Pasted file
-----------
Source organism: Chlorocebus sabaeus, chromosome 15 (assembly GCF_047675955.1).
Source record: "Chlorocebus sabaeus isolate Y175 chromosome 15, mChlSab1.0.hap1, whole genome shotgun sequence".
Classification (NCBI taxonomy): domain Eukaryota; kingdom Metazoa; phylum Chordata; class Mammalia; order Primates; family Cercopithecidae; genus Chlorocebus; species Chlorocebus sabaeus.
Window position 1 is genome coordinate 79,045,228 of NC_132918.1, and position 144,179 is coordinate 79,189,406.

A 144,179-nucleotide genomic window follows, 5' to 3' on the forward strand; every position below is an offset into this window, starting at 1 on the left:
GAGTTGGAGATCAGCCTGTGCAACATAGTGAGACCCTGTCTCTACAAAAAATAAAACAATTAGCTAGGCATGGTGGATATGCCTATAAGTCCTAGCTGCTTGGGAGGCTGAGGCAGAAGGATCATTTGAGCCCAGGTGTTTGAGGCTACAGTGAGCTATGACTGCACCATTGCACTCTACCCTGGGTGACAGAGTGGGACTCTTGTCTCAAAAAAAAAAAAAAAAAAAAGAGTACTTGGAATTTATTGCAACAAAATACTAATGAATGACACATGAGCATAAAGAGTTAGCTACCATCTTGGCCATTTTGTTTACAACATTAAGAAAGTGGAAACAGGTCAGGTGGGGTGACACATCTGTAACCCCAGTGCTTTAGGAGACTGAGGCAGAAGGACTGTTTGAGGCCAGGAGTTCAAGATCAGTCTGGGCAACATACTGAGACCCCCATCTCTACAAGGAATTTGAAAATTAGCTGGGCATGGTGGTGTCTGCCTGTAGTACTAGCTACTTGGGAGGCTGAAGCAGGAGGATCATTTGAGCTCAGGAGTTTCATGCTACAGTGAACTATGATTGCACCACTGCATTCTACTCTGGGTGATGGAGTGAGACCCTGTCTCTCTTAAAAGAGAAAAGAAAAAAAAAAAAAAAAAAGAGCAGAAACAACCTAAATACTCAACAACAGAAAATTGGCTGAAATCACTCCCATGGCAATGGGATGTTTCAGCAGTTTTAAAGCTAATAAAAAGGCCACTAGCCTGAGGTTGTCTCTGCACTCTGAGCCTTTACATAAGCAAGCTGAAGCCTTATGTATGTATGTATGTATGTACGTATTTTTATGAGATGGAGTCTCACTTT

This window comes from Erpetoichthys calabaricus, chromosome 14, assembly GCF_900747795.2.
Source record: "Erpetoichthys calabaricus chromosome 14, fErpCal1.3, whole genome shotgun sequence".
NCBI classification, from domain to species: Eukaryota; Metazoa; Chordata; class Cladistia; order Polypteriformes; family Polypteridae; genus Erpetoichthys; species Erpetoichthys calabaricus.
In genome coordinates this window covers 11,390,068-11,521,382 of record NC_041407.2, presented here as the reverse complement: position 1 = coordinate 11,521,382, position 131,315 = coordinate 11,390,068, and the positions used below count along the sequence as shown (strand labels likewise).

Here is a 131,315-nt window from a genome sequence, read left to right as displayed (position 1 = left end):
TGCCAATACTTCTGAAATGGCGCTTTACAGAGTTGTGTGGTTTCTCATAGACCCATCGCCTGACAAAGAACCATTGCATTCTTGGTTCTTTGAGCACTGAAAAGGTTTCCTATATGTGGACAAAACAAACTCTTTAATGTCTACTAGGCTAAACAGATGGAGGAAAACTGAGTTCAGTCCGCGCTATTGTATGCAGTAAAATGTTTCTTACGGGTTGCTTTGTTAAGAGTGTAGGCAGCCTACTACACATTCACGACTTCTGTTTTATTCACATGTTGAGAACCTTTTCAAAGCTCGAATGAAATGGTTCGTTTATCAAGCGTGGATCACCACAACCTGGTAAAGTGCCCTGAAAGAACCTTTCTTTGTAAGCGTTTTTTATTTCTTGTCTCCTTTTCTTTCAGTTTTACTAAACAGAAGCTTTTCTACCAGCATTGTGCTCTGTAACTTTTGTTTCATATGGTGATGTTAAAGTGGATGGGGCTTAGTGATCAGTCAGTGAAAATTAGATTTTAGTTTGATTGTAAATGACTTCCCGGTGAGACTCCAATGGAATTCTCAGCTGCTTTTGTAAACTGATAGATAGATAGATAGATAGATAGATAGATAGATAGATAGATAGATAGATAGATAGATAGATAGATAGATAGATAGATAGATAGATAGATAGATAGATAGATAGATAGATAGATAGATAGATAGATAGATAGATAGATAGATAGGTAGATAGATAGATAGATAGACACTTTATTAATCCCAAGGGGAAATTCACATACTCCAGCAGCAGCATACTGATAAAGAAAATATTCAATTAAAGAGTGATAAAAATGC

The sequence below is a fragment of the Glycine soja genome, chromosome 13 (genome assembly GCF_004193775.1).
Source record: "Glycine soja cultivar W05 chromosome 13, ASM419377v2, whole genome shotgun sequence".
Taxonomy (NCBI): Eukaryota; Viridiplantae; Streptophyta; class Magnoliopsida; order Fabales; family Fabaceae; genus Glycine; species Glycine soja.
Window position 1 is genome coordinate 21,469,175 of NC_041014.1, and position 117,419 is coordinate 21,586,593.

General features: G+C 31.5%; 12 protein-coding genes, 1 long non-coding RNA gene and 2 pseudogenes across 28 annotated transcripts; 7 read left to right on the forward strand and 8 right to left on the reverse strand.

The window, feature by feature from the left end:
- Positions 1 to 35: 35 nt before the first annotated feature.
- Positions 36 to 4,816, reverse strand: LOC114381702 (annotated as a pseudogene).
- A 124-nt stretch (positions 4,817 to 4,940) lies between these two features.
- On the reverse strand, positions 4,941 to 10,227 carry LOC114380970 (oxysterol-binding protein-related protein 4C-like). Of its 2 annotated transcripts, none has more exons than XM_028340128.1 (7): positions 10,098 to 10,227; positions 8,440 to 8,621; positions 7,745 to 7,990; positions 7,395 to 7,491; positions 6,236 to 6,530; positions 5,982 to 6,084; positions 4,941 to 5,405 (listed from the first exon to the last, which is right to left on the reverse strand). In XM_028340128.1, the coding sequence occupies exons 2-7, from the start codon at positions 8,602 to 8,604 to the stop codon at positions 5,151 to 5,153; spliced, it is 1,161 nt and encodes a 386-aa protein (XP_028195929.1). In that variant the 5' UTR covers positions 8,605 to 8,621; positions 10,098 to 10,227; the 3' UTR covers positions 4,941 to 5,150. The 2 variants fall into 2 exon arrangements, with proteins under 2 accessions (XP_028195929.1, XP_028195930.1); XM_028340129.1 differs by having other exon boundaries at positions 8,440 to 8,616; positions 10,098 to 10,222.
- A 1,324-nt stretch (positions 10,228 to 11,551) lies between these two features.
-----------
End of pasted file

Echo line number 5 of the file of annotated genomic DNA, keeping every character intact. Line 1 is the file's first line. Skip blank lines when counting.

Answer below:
A 144,179-nucleotide genomic window follows, 5' to 3' on the forward strand; every position below is an offset into this window, starting at 1 on the left: